At the corner of Fairmount and Mahon streets, in Uptown, there’s an old church for sale. Built in 1910, it was designed by the same architect responsible for the downtown Neiman Marcus. Asking price: $8.4 million.
But what caught my attention while walking past it recently was a sign bolted to a brick wall near a side entrance. It read: “Holy Church of Jeff the King/In association with Charity Fries International/St. Piper & Ollie Memorial Cementary/The Lindholm School for Redheaded Boys.” And then there was the logo: a cross sticking out of a box of fast-food French fries.
I’m accustomed to digging for information, but getting to the bottom of this was a weeks-long endeavor that took me to a conspiratorial place. It didn’t help that officials listed on tax documents didn’t return calls. Or that a guy I’d never heard of left me a voicemail indicating he knew the story behind the sign—but then fell off the grid. Or that the sign was removed shortly after I’d started asking questions about it. I had pretty much concluded that Dallas, ever criticized for erasing its own history, had wiped out all proof of a monarchy and subsequent religion—until Tommy Heitkamp, the guy who’d left the voicemail, re-emerged.
Heitkamp works for Theropoda Expeditions, a commercial paleontological firm whose founder owns the church. Heitkamp made the sign. And it’s all a pack of lies. Well, sort of.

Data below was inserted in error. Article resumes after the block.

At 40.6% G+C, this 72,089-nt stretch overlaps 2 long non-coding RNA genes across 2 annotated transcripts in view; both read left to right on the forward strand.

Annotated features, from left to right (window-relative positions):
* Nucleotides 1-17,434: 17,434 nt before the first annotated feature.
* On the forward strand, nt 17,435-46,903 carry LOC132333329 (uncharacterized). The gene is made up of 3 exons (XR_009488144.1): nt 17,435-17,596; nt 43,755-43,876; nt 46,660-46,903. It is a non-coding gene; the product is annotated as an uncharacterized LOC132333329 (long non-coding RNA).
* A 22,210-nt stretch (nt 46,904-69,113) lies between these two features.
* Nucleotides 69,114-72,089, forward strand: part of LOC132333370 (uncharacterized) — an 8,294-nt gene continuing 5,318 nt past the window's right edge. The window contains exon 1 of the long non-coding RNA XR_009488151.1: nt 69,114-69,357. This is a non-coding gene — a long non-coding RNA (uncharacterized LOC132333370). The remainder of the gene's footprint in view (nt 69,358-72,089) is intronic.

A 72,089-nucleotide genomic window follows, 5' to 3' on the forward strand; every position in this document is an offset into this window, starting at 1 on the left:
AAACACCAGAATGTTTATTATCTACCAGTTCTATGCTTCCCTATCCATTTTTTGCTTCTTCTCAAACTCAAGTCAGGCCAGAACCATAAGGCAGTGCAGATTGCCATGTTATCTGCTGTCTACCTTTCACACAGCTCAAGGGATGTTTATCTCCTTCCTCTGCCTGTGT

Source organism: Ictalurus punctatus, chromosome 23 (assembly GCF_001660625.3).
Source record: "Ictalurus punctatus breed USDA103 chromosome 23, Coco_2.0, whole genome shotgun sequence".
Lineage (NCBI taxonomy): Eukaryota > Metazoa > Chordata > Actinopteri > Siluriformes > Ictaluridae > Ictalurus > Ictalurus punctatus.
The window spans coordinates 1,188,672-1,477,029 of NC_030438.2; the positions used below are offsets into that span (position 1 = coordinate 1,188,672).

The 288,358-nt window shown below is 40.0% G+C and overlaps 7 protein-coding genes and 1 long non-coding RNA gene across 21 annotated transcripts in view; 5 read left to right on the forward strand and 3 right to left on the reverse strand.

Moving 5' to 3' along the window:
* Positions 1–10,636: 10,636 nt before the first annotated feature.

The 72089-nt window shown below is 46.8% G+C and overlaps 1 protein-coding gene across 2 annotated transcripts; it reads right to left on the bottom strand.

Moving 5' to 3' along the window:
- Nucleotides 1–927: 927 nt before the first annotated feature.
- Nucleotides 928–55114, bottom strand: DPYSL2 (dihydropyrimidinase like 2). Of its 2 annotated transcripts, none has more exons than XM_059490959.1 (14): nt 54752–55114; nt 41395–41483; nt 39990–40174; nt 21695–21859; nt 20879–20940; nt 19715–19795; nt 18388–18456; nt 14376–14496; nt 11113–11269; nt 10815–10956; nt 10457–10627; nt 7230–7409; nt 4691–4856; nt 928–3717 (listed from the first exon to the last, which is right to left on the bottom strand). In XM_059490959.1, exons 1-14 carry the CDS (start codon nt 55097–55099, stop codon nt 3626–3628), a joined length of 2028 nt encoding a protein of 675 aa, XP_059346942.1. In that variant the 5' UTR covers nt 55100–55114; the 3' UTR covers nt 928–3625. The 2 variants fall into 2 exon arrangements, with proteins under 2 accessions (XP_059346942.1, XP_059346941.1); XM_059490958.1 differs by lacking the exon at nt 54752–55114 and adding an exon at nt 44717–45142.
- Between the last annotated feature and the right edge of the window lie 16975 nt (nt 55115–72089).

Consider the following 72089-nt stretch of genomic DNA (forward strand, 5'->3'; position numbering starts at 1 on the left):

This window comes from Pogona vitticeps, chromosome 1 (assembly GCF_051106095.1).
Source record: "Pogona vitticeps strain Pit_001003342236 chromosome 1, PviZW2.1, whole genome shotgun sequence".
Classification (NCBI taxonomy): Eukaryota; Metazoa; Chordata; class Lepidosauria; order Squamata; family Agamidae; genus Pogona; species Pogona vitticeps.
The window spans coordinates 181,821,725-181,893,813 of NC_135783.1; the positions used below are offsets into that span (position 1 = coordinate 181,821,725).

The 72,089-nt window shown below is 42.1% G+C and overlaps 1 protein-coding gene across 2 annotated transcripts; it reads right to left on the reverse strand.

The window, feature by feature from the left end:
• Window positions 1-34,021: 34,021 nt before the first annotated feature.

Heitkamp moved to Los Angeles with two buddies—Jeff King and David Lindholm—after college. Their separate career tracks (King is a screenwriter, Lindholm an athletics director) consistently left at least one of the roommates with a good paycheck and at least one earning next to nothing. Whenever the guy making the most went out for dinner, he’d buy an extra order of fries for the one making the least. They called them charity fries. Over the years, that turned into charity drinks and charity tickets to concerts. Eventually, whoever was barely scraping by was given the rotating nickname Charity Fries.
They could only afford to rent a small house, where Heitkamp initially lived in a closet. When King eventually married and bought a house, he put up a small plaque declaring a nook under the stairs the Heitkamp Honeymoon Suite. When Lindholm bought a house, he did something similar with a nook in a bedroom.
So when King came to visit Dallas earlier this year, Heitkamp went bigger and created the Holy Church of Jeff the King marker. The St. Piper and Ollie Memorial Cementary [sic] is a nod to King’s dogs, whom Heitkamp hates. He and Lindholm are both redheads who tower over the dark-haired King, hence the Lindholm School for Redheaded Boys.
“It’s not a real school,” Heitkamp says. “Although it definitely should be.”
The sign was only going to be up for a weekend, but Heitkamp was so happy with how it looked that he left it up. Until brokers showing the church to prospective buyers and renters got tired of all the questions and took it down.
“It was just another escalation of a joke that hasn’t died, basically,” Heitkamp says.
King and Lindholm, it’s your move.